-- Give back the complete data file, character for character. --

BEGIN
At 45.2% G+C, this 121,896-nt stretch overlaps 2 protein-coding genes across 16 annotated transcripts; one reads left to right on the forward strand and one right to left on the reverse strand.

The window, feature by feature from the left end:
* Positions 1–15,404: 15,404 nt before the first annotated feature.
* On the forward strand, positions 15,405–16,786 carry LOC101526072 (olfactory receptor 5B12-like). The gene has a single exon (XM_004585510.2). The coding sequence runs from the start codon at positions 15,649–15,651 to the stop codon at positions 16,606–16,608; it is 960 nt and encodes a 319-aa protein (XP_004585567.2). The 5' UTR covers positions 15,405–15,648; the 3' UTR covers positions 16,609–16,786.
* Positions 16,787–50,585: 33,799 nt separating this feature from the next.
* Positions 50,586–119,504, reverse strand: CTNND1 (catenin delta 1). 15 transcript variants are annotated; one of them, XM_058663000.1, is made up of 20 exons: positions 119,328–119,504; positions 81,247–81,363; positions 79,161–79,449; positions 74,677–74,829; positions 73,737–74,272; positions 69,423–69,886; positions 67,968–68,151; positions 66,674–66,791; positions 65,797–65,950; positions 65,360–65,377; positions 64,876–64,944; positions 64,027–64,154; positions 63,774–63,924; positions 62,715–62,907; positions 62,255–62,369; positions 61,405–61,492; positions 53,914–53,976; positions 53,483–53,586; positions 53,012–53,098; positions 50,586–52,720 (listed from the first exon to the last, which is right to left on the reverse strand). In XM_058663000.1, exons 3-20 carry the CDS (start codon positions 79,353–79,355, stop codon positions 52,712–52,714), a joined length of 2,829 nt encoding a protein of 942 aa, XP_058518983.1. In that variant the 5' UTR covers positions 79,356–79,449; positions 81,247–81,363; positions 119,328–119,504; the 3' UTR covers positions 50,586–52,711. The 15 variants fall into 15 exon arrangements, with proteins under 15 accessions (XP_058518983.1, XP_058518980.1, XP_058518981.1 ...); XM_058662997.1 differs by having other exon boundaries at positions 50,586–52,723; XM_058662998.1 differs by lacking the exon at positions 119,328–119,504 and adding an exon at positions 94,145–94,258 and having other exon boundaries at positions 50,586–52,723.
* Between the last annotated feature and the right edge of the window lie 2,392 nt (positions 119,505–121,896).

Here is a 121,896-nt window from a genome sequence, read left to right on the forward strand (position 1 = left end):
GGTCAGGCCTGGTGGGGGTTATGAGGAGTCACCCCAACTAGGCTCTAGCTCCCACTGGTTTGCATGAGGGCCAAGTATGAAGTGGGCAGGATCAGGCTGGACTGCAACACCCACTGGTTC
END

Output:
At 45.2% G+C, this 121,896-nt stretch overlaps 2 protein-coding genes across 16 annotated transcripts; one reads left to right on the forward strand and one right to left on the reverse strand.

The window, feature by feature from the left end:
* Positions 1–15,404: 15,404 nt before the first annotated feature.
* On the forward strand, positions 15,405–16,786 carry LOC101526072 (olfactory receptor 5B12-like). The gene has a single exon (XM_004585510.2). The coding sequence runs from the start codon at positions 15,649–15,651 to the stop codon at positions 16,606–16,608; it is 960 nt and encodes a 319-aa protein (XP_004585567.2). The 5' UTR covers positions 15,405–15,648; the 3' UTR covers positions 16,609–16,786.
* Positions 16,787–50,585: 33,799 nt separating this feature from the next.
* Positions 50,586–119,504, reverse strand: CTNND1 (catenin delta 1). 15 transcript variants are annotated; one of them, XM_058663000.1, is made up of 20 exons: positions 119,328–119,504; positions 81,247–81,363; positions 79,161–79,449; positions 74,677–74,829; positions 73,737–74,272; positions 69,423–69,886; positions 67,968–68,151; positions 66,674–66,791; positions 65,797–65,950; positions 65,360–65,377; positions 64,876–64,944; positions 64,027–64,154; positions 63,774–63,924; positions 62,715–62,907; positions 62,255–62,369; positions 61,405–61,492; positions 53,914–53,976; positions 53,483–53,586; positions 53,012–53,098; positions 50,586–52,720 (listed from the first exon to the last, which is right to left on the reverse strand). In XM_058663000.1, exons 3-20 carry the CDS (start codon positions 79,353–79,355, stop codon positions 52,712–52,714), a joined length of 2,829 nt encoding a protein of 942 aa, XP_058518983.1. In that variant the 5' UTR covers positions 79,356–79,449; positions 81,247–81,363; positions 119,328–119,504; the 3' UTR covers positions 50,586–52,711. The 15 variants fall into 15 exon arrangements, with proteins under 15 accessions (XP_058518983.1, XP_058518980.1, XP_058518981.1 ...); XM_058662997.1 differs by having other exon boundaries at positions 50,586–52,723; XM_058662998.1 differs by lacking the exon at positions 119,328–119,504 and adding an exon at positions 94,145–94,258 and having other exon boundaries at positions 50,586–52,723.
* Between the last annotated feature and the right edge of the window lie 2,392 nt (positions 119,505–121,896).

Here is a 121,896-nt window from a genome sequence, read left to right on the forward strand (position 1 = left end):
GGTCAGGCCTGGTGGGGGTTATGAGGAGTCACCCCAACTAGGCTCTAGCTCCCACTGGTTTGCATGAGGGCCAAGTATGAAGTGGGCAGGATCAGGCTGGACTGCAACACCCACTGGTTC